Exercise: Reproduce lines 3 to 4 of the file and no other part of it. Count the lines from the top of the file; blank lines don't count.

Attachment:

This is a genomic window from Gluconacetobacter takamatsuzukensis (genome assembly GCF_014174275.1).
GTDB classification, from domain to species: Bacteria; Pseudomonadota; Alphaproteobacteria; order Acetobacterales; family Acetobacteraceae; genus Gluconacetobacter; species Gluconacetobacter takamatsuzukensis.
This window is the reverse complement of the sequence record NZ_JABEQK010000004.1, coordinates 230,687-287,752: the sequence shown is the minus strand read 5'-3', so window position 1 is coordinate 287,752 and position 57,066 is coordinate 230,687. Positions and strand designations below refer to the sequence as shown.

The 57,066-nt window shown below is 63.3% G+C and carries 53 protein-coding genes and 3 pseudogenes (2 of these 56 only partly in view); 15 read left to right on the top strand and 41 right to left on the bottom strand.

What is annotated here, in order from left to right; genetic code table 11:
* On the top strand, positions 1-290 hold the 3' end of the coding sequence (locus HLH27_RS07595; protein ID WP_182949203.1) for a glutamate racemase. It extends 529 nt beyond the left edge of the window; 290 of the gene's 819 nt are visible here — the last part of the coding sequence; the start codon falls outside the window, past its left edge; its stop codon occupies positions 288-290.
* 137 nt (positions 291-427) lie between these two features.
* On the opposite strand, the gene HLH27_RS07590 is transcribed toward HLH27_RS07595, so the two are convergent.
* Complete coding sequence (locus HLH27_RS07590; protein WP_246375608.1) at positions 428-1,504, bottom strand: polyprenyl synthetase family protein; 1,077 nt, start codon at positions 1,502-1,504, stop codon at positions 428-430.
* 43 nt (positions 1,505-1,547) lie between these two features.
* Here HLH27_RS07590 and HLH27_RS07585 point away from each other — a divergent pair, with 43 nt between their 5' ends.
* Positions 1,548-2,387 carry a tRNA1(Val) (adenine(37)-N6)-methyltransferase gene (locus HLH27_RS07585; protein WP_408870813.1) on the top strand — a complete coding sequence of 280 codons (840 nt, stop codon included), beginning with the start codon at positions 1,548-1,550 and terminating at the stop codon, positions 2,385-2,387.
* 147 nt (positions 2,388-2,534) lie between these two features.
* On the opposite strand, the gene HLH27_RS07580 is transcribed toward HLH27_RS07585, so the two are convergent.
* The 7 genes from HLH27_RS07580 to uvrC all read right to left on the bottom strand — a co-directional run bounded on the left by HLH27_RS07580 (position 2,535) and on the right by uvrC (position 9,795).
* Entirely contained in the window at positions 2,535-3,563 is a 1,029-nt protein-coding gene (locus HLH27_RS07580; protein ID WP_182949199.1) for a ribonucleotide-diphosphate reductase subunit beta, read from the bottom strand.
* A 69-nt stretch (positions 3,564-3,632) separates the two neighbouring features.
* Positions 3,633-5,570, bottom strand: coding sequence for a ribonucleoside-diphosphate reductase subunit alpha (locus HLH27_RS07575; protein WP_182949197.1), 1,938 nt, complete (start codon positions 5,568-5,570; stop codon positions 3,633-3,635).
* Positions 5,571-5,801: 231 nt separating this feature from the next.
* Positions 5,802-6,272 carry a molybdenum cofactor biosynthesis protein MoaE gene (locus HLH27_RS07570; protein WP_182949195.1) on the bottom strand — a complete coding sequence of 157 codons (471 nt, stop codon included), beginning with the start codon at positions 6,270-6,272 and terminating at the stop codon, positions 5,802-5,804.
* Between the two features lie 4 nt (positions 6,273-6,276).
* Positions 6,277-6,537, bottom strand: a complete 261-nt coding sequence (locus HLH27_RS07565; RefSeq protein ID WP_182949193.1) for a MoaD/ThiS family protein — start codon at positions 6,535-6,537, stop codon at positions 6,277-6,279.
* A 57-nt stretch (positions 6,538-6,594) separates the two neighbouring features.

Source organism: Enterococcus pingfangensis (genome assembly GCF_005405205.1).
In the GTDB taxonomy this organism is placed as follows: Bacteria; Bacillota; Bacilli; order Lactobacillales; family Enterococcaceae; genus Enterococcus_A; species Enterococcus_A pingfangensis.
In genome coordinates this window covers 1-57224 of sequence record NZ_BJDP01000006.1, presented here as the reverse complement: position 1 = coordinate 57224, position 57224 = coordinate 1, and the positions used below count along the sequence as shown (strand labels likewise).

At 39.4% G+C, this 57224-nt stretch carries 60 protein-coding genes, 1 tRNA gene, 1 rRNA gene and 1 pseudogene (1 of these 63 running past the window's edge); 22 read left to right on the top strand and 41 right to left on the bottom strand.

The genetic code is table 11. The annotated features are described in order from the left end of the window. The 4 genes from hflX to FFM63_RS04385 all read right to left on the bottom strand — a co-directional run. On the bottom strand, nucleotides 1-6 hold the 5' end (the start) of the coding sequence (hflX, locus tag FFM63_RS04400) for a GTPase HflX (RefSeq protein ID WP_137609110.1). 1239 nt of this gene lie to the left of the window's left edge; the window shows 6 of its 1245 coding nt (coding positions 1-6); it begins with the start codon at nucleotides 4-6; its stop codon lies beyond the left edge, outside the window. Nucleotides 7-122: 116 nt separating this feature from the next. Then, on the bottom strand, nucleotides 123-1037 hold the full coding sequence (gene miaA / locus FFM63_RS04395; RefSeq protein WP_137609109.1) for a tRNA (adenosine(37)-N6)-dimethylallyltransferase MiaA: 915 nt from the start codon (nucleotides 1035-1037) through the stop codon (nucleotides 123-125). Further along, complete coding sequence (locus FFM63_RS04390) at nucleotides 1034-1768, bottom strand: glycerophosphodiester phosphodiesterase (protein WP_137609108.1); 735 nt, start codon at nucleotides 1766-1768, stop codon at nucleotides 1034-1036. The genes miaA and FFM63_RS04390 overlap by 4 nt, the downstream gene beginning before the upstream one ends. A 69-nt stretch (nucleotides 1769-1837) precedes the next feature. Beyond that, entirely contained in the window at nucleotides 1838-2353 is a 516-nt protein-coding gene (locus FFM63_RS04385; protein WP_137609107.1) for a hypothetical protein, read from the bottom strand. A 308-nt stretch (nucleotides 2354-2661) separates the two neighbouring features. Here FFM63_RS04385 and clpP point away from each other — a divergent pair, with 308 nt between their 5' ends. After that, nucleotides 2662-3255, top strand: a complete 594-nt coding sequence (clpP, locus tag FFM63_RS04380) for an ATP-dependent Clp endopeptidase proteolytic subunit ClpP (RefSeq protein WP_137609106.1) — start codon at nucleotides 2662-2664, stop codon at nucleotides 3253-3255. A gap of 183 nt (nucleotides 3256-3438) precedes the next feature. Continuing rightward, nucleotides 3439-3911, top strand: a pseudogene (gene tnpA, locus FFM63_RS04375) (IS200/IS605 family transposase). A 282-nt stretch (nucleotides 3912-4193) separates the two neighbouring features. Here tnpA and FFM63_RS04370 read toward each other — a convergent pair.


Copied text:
This window is the reverse complement of the sequence record NZ_JABEQK010000004.1, coordinates 230,687-287,752: the sequence shown is the minus strand read 5'-3', so window position 1 is coordinate 287,752 and position 57,066 is coordinate 230,687. Positions and strand designations below refer to the sequence as shown.

The 57,066-nt window shown below is 63.3% G+C and carries 53 protein-coding genes and 3 pseudogenes (2 of these 56 only partly in view); 15 read left to right on the top strand and 41 right to left on the bottom strand.